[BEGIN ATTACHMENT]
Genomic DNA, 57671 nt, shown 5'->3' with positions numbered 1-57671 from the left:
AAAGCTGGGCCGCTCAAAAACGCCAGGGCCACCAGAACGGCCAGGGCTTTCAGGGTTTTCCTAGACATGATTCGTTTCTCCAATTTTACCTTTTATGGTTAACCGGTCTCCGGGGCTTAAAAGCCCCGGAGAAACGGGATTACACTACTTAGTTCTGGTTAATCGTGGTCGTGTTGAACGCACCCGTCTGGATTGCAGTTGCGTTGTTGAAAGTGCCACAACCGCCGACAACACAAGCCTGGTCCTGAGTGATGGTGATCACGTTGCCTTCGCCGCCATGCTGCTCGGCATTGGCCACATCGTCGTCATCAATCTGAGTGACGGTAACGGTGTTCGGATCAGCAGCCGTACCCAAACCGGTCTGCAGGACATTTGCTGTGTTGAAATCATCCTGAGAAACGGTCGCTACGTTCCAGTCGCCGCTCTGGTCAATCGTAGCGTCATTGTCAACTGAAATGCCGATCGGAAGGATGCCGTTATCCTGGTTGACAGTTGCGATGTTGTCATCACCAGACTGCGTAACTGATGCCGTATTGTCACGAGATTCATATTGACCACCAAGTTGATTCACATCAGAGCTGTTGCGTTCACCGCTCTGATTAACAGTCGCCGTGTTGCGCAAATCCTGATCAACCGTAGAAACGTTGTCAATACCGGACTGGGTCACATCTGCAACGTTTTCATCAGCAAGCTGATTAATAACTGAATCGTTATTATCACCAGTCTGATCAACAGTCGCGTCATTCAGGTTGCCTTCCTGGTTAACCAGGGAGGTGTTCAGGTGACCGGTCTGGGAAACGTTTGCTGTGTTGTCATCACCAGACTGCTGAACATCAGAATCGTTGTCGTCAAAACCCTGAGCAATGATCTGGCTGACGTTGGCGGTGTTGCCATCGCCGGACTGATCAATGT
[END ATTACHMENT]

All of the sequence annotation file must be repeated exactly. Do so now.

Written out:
Genomic DNA, 57671 nt, shown 5'->3' with positions numbered 1-57671 from the left:
AAAGCTGGGCCGCTCAAAAACGCCAGGGCCACCAGAACGGCCAGGGCTTTCAGGGTTTTCCTAGACATGATTCGTTTCTCCAATTTTACCTTTTATGGTTAACCGGTCTCCGGGGCTTAAAAGCCCCGGAGAAACGGGATTACACTACTTAGTTCTGGTTAATCGTGGTCGTGTTGAACGCACCCGTCTGGATTGCAGTTGCGTTGTTGAAAGTGCCACAACCGCCGACAACACAAGCCTGGTCCTGAGTGATGGTGATCACGTTGCCTTCGCCGCCATGCTGCTCGGCATTGGCCACATCGTCGTCATCAATCTGAGTGACGGTAACGGTGTTCGGATCAGCAGCCGTACCCAAACCGGTCTGCAGGACATTTGCTGTGTTGAAATCATCCTGAGAAACGGTCGCTACGTTCCAGTCGCCGCTCTGGTCAATCGTAGCGTCATTGTCAACTGAAATGCCGATCGGAAGGATGCCGTTATCCTGGTTGACAGTTGCGATGTTGTCATCACCAGACTGCGTAACTGATGCCGTATTGTCACGAGATTCATATTGACCACCAAGTTGATTCACATCAGAGCTGTTGCGTTCACCGCTCTGATTAACAGTCGCCGTGTTGCGCAAATCCTGATCAACCGTAGAAACGTTGTCAATACCGGACTGGGTCACATCTGCAACGTTTTCATCAGCAAGCTGATTAATAACTGAATCGTTATTATCACCAGTCTGATCAACAGTCGCGTCATTCAGGTTGCCTTCCTGGTTAACCAGGGAGGTGTTCAGGTGACCGGTCTGGGAAACGTTTGCTGTGTTGTCATCACCAGACTGCTGAACATCAGAATCGTTGTCGTCAAAACCCTGAGCAATGATCTGGCTGACGTTGGCGGTGTTGCCATCGCCGGACTGATCAATGT